Much has been opined these past few weeks on the issue of this country’s track record with respect to the diversification of the economy.
As with so many other issues of national prominence, the majority perspective appears to be that the Government must take the lead in the area of economic diversification. To this, I say poppycock!
Did Bill Gates seek the approval of the US government before he started Microsoft? Was the US Department of Commerce an active player with Steve Jobs in the creation of Apple? Did Jeff Bezos first look for grant and subsidy support before setting out in the creation of Amazon?
The resounding response to all of the above questions is ‘No!’
Truth be told, whether we refer to it as entrepreneurship, capitalism or free enterprise, new business development, in the US and elsewhere around the world, has mostly originated and thrived in the hands of private individuals.
From Whitney and Slater, to Ford and Edison, to Jobs and Gates, to Bezos and Musk-captains of new industry have benefited most from the passive nature of their respective governments. And their success has come largely without the benefit of a government-sponsored safety net.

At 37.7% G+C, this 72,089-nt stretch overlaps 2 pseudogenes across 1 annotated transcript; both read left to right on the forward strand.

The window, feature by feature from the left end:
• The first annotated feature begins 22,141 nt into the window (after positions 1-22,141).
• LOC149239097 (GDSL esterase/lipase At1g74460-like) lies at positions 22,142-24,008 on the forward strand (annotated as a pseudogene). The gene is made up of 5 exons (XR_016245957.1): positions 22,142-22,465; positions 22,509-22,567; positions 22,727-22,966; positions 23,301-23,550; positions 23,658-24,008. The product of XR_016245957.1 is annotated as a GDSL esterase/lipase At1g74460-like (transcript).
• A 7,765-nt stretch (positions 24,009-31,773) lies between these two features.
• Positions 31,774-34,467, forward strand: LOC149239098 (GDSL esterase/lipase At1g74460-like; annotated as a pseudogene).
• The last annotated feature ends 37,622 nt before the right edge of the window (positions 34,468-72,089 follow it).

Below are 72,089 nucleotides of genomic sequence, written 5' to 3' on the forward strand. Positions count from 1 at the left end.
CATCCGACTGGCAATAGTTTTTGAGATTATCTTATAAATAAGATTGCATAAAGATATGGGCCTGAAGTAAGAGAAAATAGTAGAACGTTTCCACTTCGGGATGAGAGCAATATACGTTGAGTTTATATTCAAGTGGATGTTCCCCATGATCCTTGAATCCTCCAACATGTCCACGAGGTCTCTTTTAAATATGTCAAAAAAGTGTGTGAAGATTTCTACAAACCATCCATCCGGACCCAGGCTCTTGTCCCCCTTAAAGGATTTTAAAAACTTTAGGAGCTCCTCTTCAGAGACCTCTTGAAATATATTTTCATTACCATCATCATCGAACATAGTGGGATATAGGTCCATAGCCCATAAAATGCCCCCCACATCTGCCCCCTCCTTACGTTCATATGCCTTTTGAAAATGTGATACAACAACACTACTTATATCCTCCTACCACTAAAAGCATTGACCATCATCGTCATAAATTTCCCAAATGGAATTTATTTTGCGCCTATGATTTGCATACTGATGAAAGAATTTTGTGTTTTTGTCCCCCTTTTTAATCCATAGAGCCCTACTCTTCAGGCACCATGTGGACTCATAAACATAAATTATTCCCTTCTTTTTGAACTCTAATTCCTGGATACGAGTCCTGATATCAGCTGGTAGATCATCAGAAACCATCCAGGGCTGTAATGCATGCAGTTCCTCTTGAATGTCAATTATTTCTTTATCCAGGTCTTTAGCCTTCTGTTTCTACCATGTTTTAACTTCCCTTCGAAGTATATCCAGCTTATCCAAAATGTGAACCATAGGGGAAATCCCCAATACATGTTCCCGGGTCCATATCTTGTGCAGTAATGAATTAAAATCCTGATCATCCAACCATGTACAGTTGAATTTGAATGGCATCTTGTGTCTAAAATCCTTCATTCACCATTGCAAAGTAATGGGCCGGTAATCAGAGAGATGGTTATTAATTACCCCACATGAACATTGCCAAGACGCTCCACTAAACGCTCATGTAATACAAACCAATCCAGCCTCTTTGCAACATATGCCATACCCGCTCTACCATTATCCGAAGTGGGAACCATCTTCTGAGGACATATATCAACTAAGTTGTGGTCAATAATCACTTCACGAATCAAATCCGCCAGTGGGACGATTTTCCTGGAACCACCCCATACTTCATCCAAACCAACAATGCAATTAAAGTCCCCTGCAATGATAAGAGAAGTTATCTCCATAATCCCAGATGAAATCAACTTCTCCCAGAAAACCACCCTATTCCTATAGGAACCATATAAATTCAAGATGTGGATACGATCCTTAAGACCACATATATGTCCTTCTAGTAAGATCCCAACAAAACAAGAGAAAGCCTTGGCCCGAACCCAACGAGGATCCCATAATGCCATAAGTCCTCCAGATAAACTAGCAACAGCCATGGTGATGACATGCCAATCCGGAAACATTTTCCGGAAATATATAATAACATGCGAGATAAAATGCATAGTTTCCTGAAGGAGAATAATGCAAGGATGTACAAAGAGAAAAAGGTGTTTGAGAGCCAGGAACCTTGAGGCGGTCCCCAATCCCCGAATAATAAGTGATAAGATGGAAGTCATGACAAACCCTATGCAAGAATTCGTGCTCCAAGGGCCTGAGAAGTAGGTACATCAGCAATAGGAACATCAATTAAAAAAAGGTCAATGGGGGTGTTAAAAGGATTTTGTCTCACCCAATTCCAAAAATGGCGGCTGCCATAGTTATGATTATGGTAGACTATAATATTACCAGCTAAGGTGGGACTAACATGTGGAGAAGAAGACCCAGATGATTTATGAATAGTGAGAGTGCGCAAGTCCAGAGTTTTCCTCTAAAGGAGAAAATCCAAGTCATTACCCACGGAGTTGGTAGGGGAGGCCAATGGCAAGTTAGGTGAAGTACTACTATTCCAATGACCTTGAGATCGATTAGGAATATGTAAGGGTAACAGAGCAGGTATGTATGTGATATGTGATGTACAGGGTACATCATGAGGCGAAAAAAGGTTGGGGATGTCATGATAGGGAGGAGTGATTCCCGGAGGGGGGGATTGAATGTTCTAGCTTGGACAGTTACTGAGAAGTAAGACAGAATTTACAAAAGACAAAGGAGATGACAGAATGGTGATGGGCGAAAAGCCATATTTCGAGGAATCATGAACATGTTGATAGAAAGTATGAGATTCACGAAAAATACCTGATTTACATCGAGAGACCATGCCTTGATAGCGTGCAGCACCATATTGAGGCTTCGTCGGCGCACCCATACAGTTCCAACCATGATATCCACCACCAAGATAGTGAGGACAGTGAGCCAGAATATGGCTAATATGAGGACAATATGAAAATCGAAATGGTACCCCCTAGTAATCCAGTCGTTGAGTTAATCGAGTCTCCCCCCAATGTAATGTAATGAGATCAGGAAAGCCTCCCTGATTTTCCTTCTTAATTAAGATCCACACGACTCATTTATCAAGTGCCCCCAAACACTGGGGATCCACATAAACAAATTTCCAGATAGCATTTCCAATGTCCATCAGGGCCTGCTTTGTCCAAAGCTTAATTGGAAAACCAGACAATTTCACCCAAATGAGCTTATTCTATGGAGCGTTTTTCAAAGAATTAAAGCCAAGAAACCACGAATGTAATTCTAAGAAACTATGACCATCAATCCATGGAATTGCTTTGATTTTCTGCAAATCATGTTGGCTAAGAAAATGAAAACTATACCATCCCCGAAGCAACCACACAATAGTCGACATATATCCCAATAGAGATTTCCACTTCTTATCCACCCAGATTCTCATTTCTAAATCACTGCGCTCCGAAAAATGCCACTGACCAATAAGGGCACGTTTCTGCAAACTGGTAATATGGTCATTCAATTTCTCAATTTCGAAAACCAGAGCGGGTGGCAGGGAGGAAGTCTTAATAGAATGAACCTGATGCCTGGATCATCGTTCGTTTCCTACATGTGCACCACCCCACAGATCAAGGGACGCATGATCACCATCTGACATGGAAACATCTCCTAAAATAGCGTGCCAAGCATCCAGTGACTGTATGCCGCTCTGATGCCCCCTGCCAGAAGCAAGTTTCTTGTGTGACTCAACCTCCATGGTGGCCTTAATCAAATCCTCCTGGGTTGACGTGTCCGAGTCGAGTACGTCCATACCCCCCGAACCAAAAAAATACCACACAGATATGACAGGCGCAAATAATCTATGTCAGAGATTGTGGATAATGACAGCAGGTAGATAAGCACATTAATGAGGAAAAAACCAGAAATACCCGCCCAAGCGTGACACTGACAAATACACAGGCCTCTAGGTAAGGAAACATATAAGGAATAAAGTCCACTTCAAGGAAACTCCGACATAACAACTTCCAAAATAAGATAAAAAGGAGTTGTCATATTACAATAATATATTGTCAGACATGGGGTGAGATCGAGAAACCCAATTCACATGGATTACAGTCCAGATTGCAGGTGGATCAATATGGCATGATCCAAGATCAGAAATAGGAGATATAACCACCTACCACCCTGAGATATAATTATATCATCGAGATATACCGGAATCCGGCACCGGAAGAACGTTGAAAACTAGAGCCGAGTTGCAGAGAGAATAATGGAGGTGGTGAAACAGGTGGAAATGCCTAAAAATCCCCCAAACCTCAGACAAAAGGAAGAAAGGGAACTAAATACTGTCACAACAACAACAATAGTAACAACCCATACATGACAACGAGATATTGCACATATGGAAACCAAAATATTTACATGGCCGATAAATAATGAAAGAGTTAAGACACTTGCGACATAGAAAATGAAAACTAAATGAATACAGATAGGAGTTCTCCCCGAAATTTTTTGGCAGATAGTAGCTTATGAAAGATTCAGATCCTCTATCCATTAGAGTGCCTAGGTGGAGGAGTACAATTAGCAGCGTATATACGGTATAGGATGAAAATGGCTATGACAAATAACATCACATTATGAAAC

The question for Trinbagonians therefore to reflect upon is not what should the Government be doing in order to effect diversification, but where is our cohort of home-grown entrepreneurs?
The cold, hard truth is that in spite of the fact that we have had many successful businessmen in our pre- and post-colonial history, many (if not most) of the fortunes that have been created are the result of trading, rather than the fruits of innovation and entrepreneurship.
Even today, in spite of healthy balance sheets and the nuisance of billions in cash on deposit, privately owned and controlled businesses continue to look to the Government for a sense of direction on one hand, and tax breaks, subsidies, loan guarantees and incentives on the other.
If we are ever truly to diversifynot only from being an energy based economy but a centrally directed one as well-the effort, and the capital, must come from our private sector.
The dominant culture of being ‘risk-averse’ must be brought to an end. Now, before it is too late.